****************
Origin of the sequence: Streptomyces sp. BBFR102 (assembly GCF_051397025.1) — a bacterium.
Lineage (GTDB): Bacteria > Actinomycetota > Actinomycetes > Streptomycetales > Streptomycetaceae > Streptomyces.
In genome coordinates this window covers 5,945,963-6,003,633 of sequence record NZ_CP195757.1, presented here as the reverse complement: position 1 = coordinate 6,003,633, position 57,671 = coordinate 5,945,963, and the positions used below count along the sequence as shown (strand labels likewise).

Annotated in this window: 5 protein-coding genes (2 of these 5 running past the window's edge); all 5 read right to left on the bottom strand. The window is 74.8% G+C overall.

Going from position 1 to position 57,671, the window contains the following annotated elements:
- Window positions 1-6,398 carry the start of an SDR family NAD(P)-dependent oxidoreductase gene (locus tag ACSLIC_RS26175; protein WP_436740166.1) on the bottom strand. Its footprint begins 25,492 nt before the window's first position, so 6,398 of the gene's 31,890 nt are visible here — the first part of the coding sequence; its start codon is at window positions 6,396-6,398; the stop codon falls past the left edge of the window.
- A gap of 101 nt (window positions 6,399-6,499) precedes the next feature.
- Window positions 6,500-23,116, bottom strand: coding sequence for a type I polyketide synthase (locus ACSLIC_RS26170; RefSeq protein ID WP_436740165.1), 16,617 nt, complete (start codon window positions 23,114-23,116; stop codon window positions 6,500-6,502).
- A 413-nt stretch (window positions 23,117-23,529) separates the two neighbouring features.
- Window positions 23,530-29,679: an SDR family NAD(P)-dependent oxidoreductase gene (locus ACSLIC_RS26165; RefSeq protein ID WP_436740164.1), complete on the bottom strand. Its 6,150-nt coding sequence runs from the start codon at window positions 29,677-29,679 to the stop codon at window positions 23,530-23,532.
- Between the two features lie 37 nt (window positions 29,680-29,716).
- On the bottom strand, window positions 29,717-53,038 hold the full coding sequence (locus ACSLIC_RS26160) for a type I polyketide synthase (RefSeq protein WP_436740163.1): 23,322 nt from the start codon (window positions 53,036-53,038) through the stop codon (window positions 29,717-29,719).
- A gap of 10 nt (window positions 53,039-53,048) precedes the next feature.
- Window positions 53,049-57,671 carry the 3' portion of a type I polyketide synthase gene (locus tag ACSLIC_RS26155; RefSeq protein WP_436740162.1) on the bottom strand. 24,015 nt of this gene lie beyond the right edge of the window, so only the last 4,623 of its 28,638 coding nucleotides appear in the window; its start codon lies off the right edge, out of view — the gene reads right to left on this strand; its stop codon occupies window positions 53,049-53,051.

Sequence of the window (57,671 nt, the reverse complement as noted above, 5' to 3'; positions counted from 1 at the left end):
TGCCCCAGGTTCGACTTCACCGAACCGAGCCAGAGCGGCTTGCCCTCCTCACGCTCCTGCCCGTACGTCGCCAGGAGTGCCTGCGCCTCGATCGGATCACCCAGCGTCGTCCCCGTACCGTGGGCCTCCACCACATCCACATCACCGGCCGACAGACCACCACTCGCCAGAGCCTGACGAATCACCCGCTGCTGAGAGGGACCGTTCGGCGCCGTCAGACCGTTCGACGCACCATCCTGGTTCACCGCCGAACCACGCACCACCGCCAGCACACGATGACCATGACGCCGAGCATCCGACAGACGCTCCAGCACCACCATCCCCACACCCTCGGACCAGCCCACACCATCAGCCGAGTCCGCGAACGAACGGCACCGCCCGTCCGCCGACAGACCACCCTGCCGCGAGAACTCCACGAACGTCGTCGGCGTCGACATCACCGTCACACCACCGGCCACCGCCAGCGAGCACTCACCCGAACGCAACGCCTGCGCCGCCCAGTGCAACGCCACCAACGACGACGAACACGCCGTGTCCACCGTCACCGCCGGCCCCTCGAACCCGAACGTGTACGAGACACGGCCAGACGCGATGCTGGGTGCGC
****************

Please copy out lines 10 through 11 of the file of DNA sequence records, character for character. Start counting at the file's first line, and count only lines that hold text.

- Window positions 23,530-29,679: an SDR family NAD(P)-dependent oxidoreductase gene (locus ACSLIC_RS26165; RefSeq protein ID WP_436740164.1), complete on the bottom strand. Its 6,150-nt coding sequence runs from the start codon at window positions 29,677-29,679 to the stop codon at window positions 23,530-23,532.
- Between the two features lie 37 nt (window positions 29,680-29,716).